At the time it was called “the most closely guarded secret in fashion history” and now, nearly 37 years later, Princess Diana’s wedding gown is still one of the most iconic wedding dresses of all time.
More than 750 million people tuned in to watch the wedding of Charles, Prince of Wales and Lady Diana Spencer on July 29, 1981 at St. Paul’s Cathedral in London. The royal couple made headlines around the world, and viewers everywhere instantly fell in love with the woman who would forever be known as the “People’s Princess.”
As the May 19 wedding of Prince Harry and Meghan Markle quickly approaches, we’re looking back at the fascinating story behind the legendary wedding gown worn by a then 20-year-old Diana.
Shortly after her engagement to Prince Charles was announced, Diana commissioned the then husband and wife team of David and Elizabeth Emanuel with the honour of designing the wedding dress of the century.
The romantic ivory taffeta creation was made from more than 25 yards of silk taffeta, 100 yards of tulle crinoline and 10,000 hand stitched sequins and pearl. Given the grand size of the Cathedral, the designers collaborated with Diana for a show stopping 25-foot train and a veil made of 150 yards of netting. The fairytale-like gown took more than five months to create, with more than 15 private fittings.
Diana had to be sewn into her dress
While it’s not uncommon for brides to lose weight before their wedding, 20-year-old Diana lost so much weight she needed to be sewn into her dress. At her first fitting with David and Elizabeth Emanuel, Diana’s waist measured 29 inches. In the six months leading up to her engagement, Diana’s waist had whittled down to only 23.5 inches.
Designer Elizabeth Emanuel remembers practicing folding the lengthy train “like you would fold a bed sheet” so that it wouldn’t crease, but the dress was far too large for the carriage ride to St. Paul’s Cathedral. Emmanuel says they had practiced loading the dress into the carriage, but hadn’t accounted for the space taken up by Diana’s father, Earl Spencer.
While en route to the cathedral the dress began to crease. Emanuel remembers, “It was a hot day, there was so much volume in the net and she was nervous, so she kept grabbing hold of it in her hands. Fortunately, we knew the fabric would pull out — that’s why we were there.”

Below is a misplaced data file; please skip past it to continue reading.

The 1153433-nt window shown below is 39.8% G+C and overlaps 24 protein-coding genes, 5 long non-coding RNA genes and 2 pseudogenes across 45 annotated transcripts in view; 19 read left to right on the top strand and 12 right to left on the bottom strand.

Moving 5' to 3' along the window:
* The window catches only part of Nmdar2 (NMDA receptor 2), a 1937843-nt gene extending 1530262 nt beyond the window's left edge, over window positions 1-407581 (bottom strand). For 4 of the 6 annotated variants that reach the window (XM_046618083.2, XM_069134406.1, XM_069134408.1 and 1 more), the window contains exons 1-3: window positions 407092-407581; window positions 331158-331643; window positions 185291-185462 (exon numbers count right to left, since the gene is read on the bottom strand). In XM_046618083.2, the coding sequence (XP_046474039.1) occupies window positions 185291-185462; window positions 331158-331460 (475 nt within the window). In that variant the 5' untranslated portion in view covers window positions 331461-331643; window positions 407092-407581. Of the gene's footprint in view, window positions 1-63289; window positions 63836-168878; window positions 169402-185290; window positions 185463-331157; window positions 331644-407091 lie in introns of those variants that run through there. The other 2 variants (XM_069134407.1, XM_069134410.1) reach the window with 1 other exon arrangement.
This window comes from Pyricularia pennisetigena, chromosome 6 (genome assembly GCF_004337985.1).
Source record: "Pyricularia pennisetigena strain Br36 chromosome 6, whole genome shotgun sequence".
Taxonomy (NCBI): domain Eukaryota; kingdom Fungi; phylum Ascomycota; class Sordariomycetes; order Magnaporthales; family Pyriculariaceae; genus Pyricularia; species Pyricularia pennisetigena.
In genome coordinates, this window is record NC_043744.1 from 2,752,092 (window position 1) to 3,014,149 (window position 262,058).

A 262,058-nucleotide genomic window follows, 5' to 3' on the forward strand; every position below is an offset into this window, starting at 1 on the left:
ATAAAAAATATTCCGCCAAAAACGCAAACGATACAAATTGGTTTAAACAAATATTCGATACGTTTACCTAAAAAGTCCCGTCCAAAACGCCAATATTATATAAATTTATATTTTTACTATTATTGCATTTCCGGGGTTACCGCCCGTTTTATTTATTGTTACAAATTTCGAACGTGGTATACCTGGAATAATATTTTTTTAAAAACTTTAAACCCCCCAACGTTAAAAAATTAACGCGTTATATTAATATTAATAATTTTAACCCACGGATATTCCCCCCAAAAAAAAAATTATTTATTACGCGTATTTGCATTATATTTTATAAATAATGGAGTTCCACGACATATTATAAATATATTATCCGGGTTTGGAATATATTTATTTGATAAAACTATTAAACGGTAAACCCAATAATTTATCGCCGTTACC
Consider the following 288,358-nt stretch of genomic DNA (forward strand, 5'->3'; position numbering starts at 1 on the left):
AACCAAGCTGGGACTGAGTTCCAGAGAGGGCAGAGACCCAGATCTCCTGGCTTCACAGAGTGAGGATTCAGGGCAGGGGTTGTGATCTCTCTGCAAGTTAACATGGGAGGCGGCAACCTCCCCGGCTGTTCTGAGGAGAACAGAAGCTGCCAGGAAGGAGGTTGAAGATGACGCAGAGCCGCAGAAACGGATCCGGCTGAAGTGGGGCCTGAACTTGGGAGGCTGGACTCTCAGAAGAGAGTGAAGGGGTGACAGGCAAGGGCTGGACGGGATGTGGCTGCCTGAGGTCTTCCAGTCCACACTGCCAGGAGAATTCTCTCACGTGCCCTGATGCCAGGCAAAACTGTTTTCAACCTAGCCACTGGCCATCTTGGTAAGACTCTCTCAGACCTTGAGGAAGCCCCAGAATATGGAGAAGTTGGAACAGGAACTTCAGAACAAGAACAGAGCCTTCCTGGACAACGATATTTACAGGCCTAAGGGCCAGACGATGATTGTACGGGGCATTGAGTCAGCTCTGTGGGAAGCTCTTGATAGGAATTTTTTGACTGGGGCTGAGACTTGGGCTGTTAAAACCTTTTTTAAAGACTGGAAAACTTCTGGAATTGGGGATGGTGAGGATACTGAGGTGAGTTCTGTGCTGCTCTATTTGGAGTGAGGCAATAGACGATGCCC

The designers and the wedding party began straightening the dress as Diana made her way inside. “When she came out of that carriage, it was the most wonderful vision I’d ever seen. She looked like a butterfly emerging from her chrysalis, unfurling her wings and about to fly. It was so romantic. Oddly, the imperfections seemed to make her even more beautiful.’
After her hair and make-up were complete, Diana went to apply her favourite perfume, Quelques Fleurs, accidentally spilling some on her dress. Barbara Daly, Diana’s make-up artist remembers telling Diana to hold on to the spot when she walked to make it look like she was just carrying the dress.
Top secret design
The designers went to great lengths to keep the dress a secret.
While the public clamoured to get any information on Diana’s dress, the designers began ripping up sketches after receiving Diana’s approval. David and Elizabeth Emanuel even installed a safe in their studio to keep drawings and fabric swatches. With so much secrecy surrounding the dress, an alternate dress was made in case the design leaked to the press.
Something old, something new…
Diana followed the tradition of wearing something old, new, borrowed and blue on the day of her wedding. The dress featured antique lace, brand new fabric specifically spun for the bride at a British silk farm and A blue bow was sewn into the waistband of her gown. Diana’s tiara was a Spencer family heirloom that dated back to the 18th century.
David and Elizabeth Emanuel revealed they secretly sewed an 18-carat Welsh gold horseshoe charm by jeweler Douglas Buchanan into the label of the dress. “It was just there as a little token, a second good luck charm, from us to Diana,” the Emmanuel’s explained.
The hidden message on Diana’s shoes
Diana’s silk slippers took six months to handcrafted by Clive Shilton. Shilton’s work featured 542 sequins and 132 pearls that formed a heart shape design. A “C” and “D” design were handpainted on the soles of each shoe, with suede attached on each shoe to prevent the bride from slipping. The heel height was very low in order to keep Diana and Charles at roughly the same height.
Diana’s dress was left to Prince William and Harry in her will
As per Diana’s instructions, her wedding dress was to be given to her sons after Harry turned 30. In 2014, Diana’s brother, Charles Spencer, who had been entrusted with the gown fulfilled Diana’s wishes shortly after Harry’s 30th birthday. For 17 years after her passing, the dress was on display in a museum at Althorp, the Spencer family estate in Northampton. It has since been relocated to London.